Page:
The DRIVE 0 concept is based on developing circular deep renovation solutions and supporting consumer centered business models for 7 specific study and demonstration cases as real environments. The selected cases are already in preparation and each of these cases have a specific local driver for the need of a holistic and circular deep renovation, which is translated in ‘case specific challenges and tasks’ and case specific key performance indicators.

Eight points of architecture for the anthropocene 

The Anthropocene is a term used to describe the current geological age, considered by many as the period during which human activity has become the dominant influence on climate and the environment. The world is changing profoundly and yet architects and architectural education have failed to develop an architecture fit for the Anthropocene.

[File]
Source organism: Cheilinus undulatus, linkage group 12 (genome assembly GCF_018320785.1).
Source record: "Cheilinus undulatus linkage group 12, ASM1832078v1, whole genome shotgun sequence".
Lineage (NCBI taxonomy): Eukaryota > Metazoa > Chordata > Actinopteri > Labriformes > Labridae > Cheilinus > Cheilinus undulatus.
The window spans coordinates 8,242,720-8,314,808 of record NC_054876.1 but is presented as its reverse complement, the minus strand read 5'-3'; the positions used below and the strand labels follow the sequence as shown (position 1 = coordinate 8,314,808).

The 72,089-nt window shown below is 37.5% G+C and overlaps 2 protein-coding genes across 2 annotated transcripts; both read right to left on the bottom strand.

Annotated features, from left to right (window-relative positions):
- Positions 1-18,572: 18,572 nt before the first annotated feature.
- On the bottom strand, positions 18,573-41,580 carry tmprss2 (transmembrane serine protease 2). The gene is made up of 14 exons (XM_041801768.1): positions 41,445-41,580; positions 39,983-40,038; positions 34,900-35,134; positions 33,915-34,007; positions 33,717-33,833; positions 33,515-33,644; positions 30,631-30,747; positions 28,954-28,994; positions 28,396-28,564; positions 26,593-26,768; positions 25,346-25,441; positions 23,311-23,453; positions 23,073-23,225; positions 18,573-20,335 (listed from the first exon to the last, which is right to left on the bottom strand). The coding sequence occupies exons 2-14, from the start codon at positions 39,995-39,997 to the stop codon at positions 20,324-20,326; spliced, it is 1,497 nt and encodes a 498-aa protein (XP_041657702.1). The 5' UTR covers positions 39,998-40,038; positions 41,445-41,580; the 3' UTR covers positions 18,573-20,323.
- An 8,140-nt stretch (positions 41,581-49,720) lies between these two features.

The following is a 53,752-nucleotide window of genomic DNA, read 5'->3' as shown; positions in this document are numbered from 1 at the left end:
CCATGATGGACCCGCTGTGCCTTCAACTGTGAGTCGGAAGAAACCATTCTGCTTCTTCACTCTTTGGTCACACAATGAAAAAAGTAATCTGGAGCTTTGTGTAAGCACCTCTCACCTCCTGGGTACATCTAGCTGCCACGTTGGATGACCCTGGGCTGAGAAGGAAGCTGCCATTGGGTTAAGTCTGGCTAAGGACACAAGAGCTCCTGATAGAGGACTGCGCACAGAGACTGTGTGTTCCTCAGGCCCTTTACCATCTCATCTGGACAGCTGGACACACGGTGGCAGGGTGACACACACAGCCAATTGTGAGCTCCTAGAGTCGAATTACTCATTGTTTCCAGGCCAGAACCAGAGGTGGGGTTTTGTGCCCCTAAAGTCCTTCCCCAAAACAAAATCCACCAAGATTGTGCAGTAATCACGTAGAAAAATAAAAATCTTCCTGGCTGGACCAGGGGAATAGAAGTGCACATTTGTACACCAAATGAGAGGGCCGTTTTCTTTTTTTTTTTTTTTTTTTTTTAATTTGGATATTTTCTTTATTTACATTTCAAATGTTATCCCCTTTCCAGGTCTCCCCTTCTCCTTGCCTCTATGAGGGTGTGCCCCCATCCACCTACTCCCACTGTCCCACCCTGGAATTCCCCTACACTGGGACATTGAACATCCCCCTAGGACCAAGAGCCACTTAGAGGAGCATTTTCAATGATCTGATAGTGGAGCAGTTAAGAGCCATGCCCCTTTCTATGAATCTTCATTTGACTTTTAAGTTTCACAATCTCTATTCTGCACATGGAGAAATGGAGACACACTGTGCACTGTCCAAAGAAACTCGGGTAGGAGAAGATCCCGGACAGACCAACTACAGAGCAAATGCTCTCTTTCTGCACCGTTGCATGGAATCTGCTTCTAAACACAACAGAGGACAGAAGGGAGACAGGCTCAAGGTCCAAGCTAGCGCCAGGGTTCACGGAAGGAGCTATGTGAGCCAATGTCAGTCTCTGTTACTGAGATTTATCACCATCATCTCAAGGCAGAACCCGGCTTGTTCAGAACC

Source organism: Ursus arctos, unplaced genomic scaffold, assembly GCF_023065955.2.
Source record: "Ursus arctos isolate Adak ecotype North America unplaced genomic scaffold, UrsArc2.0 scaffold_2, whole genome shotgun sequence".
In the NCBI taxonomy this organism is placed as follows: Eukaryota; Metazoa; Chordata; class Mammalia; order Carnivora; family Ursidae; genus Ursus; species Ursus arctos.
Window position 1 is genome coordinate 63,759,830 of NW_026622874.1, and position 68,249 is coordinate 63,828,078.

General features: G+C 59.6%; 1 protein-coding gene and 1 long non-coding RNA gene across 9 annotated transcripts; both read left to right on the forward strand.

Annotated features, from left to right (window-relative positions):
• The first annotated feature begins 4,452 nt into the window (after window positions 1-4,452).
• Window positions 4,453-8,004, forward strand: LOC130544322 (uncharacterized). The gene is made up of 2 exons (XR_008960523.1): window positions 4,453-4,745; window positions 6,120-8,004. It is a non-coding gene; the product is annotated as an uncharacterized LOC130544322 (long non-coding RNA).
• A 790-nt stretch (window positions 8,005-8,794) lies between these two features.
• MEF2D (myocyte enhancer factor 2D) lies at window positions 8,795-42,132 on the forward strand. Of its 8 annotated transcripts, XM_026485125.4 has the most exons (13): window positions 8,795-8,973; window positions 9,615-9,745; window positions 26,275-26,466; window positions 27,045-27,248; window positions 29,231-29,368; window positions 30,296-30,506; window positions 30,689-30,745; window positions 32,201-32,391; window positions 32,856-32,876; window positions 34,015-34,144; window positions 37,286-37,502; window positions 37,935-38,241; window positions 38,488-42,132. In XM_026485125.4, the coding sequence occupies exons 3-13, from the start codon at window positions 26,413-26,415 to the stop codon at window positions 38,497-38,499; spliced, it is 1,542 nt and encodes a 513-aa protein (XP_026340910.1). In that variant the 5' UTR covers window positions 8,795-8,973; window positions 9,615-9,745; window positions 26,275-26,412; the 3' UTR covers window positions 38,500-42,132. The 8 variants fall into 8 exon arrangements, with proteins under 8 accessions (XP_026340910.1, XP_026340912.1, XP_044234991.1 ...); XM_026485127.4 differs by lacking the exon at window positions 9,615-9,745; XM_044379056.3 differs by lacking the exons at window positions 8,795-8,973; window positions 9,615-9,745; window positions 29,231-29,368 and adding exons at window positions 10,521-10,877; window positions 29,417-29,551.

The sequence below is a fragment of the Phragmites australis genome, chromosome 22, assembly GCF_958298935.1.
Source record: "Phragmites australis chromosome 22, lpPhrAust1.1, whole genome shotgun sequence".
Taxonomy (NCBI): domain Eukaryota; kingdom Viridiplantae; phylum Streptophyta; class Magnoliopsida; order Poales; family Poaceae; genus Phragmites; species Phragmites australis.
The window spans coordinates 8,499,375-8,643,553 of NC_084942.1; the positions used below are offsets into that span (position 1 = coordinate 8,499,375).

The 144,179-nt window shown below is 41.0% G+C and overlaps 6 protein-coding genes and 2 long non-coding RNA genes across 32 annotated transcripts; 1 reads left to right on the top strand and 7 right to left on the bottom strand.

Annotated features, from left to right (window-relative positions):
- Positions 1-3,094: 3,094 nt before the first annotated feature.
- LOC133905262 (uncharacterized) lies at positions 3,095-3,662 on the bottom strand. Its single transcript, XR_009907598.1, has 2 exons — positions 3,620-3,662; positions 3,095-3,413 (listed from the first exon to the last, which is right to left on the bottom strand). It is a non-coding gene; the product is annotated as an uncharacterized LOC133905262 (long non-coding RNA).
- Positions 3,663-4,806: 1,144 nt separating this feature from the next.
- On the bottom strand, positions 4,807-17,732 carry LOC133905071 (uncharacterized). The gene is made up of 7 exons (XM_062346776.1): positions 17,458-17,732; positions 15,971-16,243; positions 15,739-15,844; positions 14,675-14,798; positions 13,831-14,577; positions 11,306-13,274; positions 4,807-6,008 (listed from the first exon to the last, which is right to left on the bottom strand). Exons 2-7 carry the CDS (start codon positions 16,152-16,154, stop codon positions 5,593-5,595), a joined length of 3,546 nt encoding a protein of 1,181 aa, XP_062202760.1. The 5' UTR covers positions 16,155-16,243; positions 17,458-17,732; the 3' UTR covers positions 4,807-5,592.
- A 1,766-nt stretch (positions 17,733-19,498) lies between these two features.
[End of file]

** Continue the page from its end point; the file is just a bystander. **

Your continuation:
Architecture, and architectural education in particular, remains hostage to a set of moribund conceptual ideas. In Vers une Architecture Le Corbusier pilloried 19th century beaux arts mimicry of classical architecture and set out his five points of architecture as guiding principles for a new architectural language, fit for modernist purpose in the 20th century machine age.  

  1. Pilotis
  2. Free plan 
  3. Free façade
  4. Horizontal window
  5. Roof garden

Yet here we are in the early 21st century, hostage to what now amounts to a nouveau beaux arts, pseudo-modernist architectural language, antithetical to the climate change performance imperatives of the Anthropocene.